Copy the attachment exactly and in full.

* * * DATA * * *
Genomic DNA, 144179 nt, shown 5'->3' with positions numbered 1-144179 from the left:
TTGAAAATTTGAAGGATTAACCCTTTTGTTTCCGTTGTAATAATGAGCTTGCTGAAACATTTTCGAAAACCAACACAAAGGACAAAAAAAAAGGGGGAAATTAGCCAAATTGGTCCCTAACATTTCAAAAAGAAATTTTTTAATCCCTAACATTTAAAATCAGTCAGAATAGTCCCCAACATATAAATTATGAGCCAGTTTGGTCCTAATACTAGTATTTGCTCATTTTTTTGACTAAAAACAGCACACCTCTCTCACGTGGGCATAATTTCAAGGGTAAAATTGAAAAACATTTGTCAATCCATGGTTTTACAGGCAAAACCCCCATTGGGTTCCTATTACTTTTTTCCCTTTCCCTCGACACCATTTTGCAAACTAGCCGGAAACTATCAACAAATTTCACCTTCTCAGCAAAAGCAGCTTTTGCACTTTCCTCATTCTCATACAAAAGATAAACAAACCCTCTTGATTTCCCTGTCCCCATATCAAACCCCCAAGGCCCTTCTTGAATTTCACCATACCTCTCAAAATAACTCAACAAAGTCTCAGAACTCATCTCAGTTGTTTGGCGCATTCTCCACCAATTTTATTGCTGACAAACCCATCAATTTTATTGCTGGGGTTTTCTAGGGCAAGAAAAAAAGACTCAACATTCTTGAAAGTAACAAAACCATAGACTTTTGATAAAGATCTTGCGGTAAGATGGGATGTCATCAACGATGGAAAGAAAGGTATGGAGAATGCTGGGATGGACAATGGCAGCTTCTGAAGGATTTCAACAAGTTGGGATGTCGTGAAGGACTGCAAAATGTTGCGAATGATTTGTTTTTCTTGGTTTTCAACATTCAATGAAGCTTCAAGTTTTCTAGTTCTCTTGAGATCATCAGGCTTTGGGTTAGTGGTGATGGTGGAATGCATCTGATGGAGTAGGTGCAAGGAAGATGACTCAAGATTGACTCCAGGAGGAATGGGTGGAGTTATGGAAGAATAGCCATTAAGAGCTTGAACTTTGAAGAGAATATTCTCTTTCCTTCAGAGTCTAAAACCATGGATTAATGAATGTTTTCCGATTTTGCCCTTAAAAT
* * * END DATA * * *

Genomic DNA, 144179 nt, shown 5'->3' with positions numbered 1-144179 from the left:
TTGAAAATTTGAAGGATTAACCCTTTTGTTTCCGTTGTAATAATGAGCTTGCTGAAACATTTTCGAAAACCAACACAAAGGACAAAAAAAAAGGGGGAAATTAGCCAAATTGGTCCCTAACATTTCAAAAAGAAATTTTTTAATCCCTAACATTTAAAATCAGTCAGAATAGTCCCCAACATATAAATTATGAGCCAGTTTGGTCCTAATACTAGTATTTGCTCATTTTTTTGACTAAAAACAGCACACCTCTCTCACGTGGGCATAATTTCAAGGGTAAAATTGAAAAACATTTGTCAATCCATGGTTTTACAGGCAAAACCCCCATTGGGTTCCTATTACTTTTTTCCCTTTCCCTCGACACCATTTTGCAAACTAGCCGGAAACTATCAACAAATTTCACCTTCTCAGCAAAAGCAGCTTTTGCACTTTCCTCATTCTCATACAAAAGATAAACAAACCCTCTTGATTTCCCTGTCCCCATATCAAACCCCCAAGGCCCTTCTTGAATTTCACCATACCTCTCAAAATAACTCAACAAAGTCTCAGAACTCATCTCAGTTGTTTGGCGCATTCTCCACCAATTTTATTGCTGACAAACCCATCAATTTTATTGCTGGGGTTTTCTAGGGCAAGAAAAAAAGACTCAACATTCTTGAAAGTAACAAAACCATAGACTTTTGATAAAGATCTTGCGGTAAGATGGGATGTCATCAACGATGGAAAGAAAGGTATGGAGAATGCTGGGATGGACAATGGCAGCTTCTGAAGGATTTCAACAAGTTGGGATGTCGTGAAGGACTGCAAAATGTTGCGAATGATTTGTTTTTCTTGGTTTTCAACATTCAATGAAGCTTCAAGTTTTCTAGTTCTCTTGAGATCATCAGGCTTTGGGTTAGTGGTGATGGTGGAATGCATCTGATGGAGTAGGTGCAAGGAAGATGACTCAAGATTGACTCCAGGAGGAATGGGTGGAGTTATGGAAGAATAGCCATTAAGAGCTTGAACTTTGAAGAGAATATTCTCTTTCCTTCAGAGTCTAAAACCATGGATTAATGAATGTTTTCCGATTTTGCCCTTAAAAT